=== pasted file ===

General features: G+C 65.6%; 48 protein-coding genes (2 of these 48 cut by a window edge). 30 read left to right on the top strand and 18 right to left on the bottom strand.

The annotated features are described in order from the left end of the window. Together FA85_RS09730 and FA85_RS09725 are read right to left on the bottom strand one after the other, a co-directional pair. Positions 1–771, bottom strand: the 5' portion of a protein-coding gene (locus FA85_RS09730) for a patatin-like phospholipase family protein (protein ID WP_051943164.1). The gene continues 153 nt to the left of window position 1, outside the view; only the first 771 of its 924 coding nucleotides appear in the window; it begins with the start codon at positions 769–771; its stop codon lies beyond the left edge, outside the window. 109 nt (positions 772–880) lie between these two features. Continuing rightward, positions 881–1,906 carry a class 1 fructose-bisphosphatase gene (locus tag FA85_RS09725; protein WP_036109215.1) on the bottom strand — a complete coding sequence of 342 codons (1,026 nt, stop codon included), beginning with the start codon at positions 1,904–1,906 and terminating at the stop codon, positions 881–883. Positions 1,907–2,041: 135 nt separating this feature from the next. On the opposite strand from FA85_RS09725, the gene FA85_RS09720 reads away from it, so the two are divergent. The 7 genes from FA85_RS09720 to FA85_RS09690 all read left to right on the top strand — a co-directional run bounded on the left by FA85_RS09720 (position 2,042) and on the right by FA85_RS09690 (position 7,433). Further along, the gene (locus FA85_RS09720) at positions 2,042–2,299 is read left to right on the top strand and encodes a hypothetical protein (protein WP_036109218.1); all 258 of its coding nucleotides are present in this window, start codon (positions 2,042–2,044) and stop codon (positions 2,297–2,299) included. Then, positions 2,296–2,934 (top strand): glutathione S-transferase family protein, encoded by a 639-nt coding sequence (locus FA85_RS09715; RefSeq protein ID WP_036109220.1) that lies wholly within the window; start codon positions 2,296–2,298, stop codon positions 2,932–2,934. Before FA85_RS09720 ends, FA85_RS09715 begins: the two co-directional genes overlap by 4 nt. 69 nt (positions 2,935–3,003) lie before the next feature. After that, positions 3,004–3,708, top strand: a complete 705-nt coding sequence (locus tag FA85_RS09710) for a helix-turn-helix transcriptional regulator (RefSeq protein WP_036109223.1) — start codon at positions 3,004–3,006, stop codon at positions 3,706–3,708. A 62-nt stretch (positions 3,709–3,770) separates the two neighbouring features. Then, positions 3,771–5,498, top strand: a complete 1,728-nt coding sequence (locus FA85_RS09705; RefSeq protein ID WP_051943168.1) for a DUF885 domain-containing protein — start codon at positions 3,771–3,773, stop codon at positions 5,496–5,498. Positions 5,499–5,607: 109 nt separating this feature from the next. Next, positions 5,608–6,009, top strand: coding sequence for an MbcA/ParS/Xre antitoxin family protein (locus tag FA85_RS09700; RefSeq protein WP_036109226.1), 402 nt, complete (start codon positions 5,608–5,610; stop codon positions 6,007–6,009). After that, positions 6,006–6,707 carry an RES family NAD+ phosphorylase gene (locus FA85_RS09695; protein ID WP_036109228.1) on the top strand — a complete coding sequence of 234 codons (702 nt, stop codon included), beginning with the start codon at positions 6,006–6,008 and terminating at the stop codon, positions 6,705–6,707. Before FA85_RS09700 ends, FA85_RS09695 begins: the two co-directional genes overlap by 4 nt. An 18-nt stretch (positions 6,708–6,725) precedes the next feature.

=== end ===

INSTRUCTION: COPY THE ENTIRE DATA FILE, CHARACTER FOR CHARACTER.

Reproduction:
General features: G+C 65.6%; 48 protein-coding genes (2 of these 48 cut by a window edge). 30 read left to right on the top strand and 18 right to left on the bottom strand.

The annotated features are described in order from the left end of the window. Together FA85_RS09730 and FA85_RS09725 are read right to left on the bottom strand one after the other, a co-directional pair. Positions 1–771, bottom strand: the 5' portion of a protein-coding gene (locus FA85_RS09730) for a patatin-like phospholipase family protein (protein ID WP_051943164.1). The gene continues 153 nt to the left of window position 1, outside the view; only the first 771 of its 924 coding nucleotides appear in the window; it begins with the start codon at positions 769–771; its stop codon lies beyond the left edge, outside the window. 109 nt (positions 772–880) lie between these two features. Continuing rightward, positions 881–1,906 carry a class 1 fructose-bisphosphatase gene (locus tag FA85_RS09725; protein WP_036109215.1) on the bottom strand — a complete coding sequence of 342 codons (1,026 nt, stop codon included), beginning with the start codon at positions 1,904–1,906 and terminating at the stop codon, positions 881–883. Positions 1,907–2,041: 135 nt separating this feature from the next. On the opposite strand from FA85_RS09725, the gene FA85_RS09720 reads away from it, so the two are divergent. The 7 genes from FA85_RS09720 to FA85_RS09690 all read left to right on the top strand — a co-directional run bounded on the left by FA85_RS09720 (position 2,042) and on the right by FA85_RS09690 (position 7,433). Further along, the gene (locus FA85_RS09720) at positions 2,042–2,299 is read left to right on the top strand and encodes a hypothetical protein (protein WP_036109218.1); all 258 of its coding nucleotides are present in this window, start codon (positions 2,042–2,044) and stop codon (positions 2,297–2,299) included. Then, positions 2,296–2,934 (top strand): glutathione S-transferase family protein, encoded by a 639-nt coding sequence (locus FA85_RS09715; RefSeq protein ID WP_036109220.1) that lies wholly within the window; start codon positions 2,296–2,298, stop codon positions 2,932–2,934. Before FA85_RS09720 ends, FA85_RS09715 begins: the two co-directional genes overlap by 4 nt. 69 nt (positions 2,935–3,003) lie before the next feature. After that, positions 3,004–3,708, top strand: a complete 705-nt coding sequence (locus tag FA85_RS09710) for a helix-turn-helix transcriptional regulator (RefSeq protein WP_036109223.1) — start codon at positions 3,004–3,006, stop codon at positions 3,706–3,708. A 62-nt stretch (positions 3,709–3,770) separates the two neighbouring features. Then, positions 3,771–5,498, top strand: a complete 1,728-nt coding sequence (locus FA85_RS09705; RefSeq protein ID WP_051943168.1) for a DUF885 domain-containing protein — start codon at positions 3,771–3,773, stop codon at positions 5,496–5,498. Positions 5,499–5,607: 109 nt separating this feature from the next. Next, positions 5,608–6,009, top strand: coding sequence for an MbcA/ParS/Xre antitoxin family protein (locus tag FA85_RS09700; RefSeq protein WP_036109226.1), 402 nt, complete (start codon positions 5,608–5,610; stop codon positions 6,007–6,009). After that, positions 6,006–6,707 carry an RES family NAD+ phosphorylase gene (locus FA85_RS09695; protein ID WP_036109228.1) on the top strand — a complete coding sequence of 234 codons (702 nt, stop codon included), beginning with the start codon at positions 6,006–6,008 and terminating at the stop codon, positions 6,705–6,707. Before FA85_RS09700 ends, FA85_RS09695 begins: the two co-directional genes overlap by 4 nt. An 18-nt stretch (positions 6,708–6,725) precedes the next feature.